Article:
FDI to Ghana in 2022 drops to $1.5b from $2.6b in 2021

Foreign Direct Investment (FDI) to Ghana in 2022 has dropped considerably, as compared to that of 2021.

FDI to Ghana dropped from $2.6 billion the previous year to $1.5 billion in 2022, a drop of 42.3 per cent. The 2021 figure was a 39.34 per cent increase from the 2020 figure of $1.88 billion.

FDI from the US to Ghana amounted to $421 million in 2021. 

According to the United Nations Conference on Trade and Development (UNCTAD) World Investment Report for 2023 FDI flows to the entire African continent declined to $45 billion in 2022 from the record $80 billion in 2021. From that figure, Africa accounted for 3.5 per cent of global FDI.

However, the report indicates that the number of greenfield project announcements rose by 39 per cent to 766, and six of the top 15 greenfield investment megaprojects (those worth more than $10 billion) announced in 2022 were in Africa.

It said in West Africa, Nigeria saw FDI flows turn negative to -$187 million as a result of equity divestments. Whereas, announced greenfield projects, rose by 24 per cent to $2 billion. Flows to Senegal remained flat at $2.6 billion and FDI flows to Ghana fell by 39% to $1.5 billion.

The UNCTAD report for 2023 also notes that over the past five years, FDI inflows have risen in four of the regional economic groupings in Africa.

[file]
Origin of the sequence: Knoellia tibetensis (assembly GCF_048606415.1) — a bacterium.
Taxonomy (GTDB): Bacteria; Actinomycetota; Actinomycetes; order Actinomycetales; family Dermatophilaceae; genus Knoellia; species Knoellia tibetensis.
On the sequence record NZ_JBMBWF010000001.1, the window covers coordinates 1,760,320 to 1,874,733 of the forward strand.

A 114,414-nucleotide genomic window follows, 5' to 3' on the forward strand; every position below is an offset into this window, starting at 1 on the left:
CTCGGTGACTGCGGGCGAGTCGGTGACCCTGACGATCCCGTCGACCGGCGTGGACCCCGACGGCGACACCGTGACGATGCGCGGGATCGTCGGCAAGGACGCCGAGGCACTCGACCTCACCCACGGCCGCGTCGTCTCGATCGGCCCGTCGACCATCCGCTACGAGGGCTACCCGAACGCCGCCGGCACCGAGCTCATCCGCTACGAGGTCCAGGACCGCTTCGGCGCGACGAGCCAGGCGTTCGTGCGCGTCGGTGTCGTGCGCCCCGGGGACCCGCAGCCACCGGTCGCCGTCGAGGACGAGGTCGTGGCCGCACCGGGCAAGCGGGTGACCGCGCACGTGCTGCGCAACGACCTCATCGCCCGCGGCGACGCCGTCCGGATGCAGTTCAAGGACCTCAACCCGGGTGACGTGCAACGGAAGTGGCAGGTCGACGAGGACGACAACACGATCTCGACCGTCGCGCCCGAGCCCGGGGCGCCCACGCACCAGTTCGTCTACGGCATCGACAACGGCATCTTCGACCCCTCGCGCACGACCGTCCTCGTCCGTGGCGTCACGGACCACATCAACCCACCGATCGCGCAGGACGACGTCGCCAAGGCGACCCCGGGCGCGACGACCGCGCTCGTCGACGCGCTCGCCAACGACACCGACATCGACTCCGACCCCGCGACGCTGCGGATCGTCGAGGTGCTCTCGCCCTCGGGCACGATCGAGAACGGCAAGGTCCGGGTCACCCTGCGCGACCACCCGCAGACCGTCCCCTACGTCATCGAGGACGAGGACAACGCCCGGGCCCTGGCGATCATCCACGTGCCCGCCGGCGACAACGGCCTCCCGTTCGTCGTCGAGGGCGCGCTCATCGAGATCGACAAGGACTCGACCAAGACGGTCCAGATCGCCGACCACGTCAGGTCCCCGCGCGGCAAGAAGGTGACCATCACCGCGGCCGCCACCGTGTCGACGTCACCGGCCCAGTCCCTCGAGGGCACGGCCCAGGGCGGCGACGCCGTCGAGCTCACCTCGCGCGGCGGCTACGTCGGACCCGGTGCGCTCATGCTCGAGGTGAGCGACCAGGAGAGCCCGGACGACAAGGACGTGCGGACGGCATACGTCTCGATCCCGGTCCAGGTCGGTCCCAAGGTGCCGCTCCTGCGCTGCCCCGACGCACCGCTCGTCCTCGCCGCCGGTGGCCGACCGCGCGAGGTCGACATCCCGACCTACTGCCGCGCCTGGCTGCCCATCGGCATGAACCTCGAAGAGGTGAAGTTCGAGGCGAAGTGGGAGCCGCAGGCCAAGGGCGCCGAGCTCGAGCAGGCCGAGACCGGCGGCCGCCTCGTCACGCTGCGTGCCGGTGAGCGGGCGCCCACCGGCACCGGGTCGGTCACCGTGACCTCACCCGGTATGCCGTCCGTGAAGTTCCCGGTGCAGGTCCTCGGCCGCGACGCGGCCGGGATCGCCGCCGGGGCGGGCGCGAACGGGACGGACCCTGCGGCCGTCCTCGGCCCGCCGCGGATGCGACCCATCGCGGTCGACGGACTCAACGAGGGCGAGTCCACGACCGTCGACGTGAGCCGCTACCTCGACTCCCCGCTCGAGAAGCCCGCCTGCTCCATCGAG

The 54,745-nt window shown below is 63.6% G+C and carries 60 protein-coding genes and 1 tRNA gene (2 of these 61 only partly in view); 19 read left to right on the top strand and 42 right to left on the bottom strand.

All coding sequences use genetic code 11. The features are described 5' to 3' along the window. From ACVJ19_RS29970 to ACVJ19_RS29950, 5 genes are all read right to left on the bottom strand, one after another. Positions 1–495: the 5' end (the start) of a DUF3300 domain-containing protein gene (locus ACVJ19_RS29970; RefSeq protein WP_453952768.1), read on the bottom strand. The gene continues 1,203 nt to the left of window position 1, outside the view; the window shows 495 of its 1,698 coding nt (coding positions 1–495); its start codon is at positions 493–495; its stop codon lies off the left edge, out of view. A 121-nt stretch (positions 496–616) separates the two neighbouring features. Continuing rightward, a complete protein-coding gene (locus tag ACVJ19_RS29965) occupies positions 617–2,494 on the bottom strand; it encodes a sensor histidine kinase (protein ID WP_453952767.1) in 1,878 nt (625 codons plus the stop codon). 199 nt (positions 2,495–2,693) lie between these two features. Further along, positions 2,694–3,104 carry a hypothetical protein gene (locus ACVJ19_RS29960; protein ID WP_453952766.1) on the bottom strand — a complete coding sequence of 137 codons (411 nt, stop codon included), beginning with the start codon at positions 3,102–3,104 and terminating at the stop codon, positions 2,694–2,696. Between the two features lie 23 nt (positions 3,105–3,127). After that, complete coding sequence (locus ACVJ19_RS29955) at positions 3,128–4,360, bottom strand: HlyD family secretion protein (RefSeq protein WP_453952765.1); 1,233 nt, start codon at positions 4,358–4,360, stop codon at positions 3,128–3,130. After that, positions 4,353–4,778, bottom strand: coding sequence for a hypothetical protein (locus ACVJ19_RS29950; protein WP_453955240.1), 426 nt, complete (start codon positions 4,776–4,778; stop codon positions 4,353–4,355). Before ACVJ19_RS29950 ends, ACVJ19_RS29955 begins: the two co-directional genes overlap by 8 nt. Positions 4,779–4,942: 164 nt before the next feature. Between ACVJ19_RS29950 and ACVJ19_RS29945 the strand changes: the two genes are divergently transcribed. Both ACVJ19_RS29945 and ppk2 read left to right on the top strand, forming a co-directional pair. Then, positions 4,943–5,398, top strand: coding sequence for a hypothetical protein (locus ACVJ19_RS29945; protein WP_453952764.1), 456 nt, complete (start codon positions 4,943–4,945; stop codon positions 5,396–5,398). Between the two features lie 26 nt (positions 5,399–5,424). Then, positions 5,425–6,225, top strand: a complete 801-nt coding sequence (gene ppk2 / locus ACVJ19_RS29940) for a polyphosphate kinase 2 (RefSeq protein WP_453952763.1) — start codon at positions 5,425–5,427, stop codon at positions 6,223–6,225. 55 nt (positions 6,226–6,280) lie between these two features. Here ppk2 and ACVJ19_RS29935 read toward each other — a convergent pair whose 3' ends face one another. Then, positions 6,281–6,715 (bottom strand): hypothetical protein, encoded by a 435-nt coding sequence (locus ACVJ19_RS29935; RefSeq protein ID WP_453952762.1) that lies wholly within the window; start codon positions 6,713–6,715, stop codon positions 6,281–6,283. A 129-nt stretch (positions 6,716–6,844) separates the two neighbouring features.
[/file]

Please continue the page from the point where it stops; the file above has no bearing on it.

It says FDI in the Common Market for Eastern and Southern Africa grew by 14 per cent to $22 billion. Flows rose also in the Southern African Development Community (quadrupling, to $10 billion), the West African Economic and Monetary Union (doubling, to $5.2 billion) and the East African Community (up 9 per cent, to $3.8 billion).

It further indicates that intraregional investment remained relatively small, despite an increase over the past five years. In 2022, intraregional greenfield project announcements represented 15 per cent of all projects in Africa (2 per cent in terms of value), as compared with 13 per cent (2 per cent in value) in 2017.

“However, looking at announced projects invested in by only African multinational enterprises, three quarters of their value remained on the continent,” it added.

It said in 2022, the biggest increase in announced greenfield projects was in energy and gas supply (to $120 billion from $24 billion in 2021). Project values in construction and extractive industries also rose, to $24 billion and $21 billion, respectively. The information and communication sector registered the highest number of projects.

“International project finance deals targeting Africa showed a decline of 47 per cent in value ($74 billion, down from $140 billion in 2021) but a 15 per cent increase in project numbers, to 157.

European investors remain, by far, the largest holders of FDI stock in Africa, led by the United Kingdom ($60 billion), France ($54 billion) and the Netherlands ($54 billion),” it said.

By Emmanuel K Dogbevi
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